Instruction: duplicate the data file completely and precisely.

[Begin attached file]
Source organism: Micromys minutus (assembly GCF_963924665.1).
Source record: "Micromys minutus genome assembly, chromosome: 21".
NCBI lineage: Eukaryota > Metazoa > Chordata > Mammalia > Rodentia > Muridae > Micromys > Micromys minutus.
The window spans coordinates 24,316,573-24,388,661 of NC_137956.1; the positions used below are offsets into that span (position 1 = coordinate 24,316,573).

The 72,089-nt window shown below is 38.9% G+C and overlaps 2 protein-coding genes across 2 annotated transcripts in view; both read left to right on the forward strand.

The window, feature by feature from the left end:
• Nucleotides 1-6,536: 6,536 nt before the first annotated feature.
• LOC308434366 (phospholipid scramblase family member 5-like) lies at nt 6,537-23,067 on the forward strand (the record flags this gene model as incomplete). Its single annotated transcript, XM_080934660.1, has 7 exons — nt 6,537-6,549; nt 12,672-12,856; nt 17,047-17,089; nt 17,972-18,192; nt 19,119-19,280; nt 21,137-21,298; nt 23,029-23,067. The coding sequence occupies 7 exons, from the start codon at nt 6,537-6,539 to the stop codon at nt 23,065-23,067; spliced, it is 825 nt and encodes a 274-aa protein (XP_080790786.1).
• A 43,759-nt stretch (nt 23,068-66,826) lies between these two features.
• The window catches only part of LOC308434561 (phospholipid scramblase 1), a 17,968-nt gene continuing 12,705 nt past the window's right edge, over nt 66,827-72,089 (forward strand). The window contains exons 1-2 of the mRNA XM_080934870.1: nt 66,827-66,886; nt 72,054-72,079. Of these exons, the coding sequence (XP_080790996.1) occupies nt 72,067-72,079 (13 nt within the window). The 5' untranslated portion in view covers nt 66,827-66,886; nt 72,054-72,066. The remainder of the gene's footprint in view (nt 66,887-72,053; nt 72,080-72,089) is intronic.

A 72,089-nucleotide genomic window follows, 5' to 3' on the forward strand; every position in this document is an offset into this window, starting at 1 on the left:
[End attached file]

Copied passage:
Source organism: Micromys minutus (assembly GCF_963924665.1).
Source record: "Micromys minutus genome assembly, chromosome: 21".
NCBI lineage: Eukaryota > Metazoa > Chordata > Mammalia > Rodentia > Muridae > Micromys > Micromys minutus.
The window spans coordinates 24,316,573-24,388,661 of NC_137956.1; the positions used below are offsets into that span (position 1 = coordinate 24,316,573).

The 72,089-nt window shown below is 38.9% G+C and overlaps 2 protein-coding genes across 2 annotated transcripts in view; both read left to right on the forward strand.

The window, feature by feature from the left end:
• Nucleotides 1-6,536: 6,536 nt before the first annotated feature.
• LOC308434366 (phospholipid scramblase family member 5-like) lies at nt 6,537-23,067 on the forward strand (the record flags this gene model as incomplete). Its single annotated transcript, XM_080934660.1, has 7 exons — nt 6,537-6,549; nt 12,672-12,856; nt 17,047-17,089; nt 17,972-18,192; nt 19,119-19,280; nt 21,137-21,298; nt 23,029-23,067. The coding sequence occupies 7 exons, from the start codon at nt 6,537-6,539 to the stop codon at nt 23,065-23,067; spliced, it is 825 nt and encodes a 274-aa protein (XP_080790786.1).
• A 43,759-nt stretch (nt 23,068-66,826) lies between these two features.
• The window catches only part of LOC308434561 (phospholipid scramblase 1), a 17,968-nt gene continuing 12,705 nt past the window's right edge, over nt 66,827-72,089 (forward strand). The window contains exons 1-2 of the mRNA XM_080934870.1: nt 66,827-66,886; nt 72,054-72,079. Of these exons, the coding sequence (XP_080790996.1) occupies nt 72,067-72,079 (13 nt within the window). The 5' untranslated portion in view covers nt 66,827-66,886; nt 72,054-72,066. The remainder of the gene's footprint in view (nt 66,887-72,053; nt 72,080-72,089) is intronic.

A 72,089-nucleotide genomic window follows, 5' to 3' on the forward strand; every position in this document is an offset into this window, starting at 1 on the left: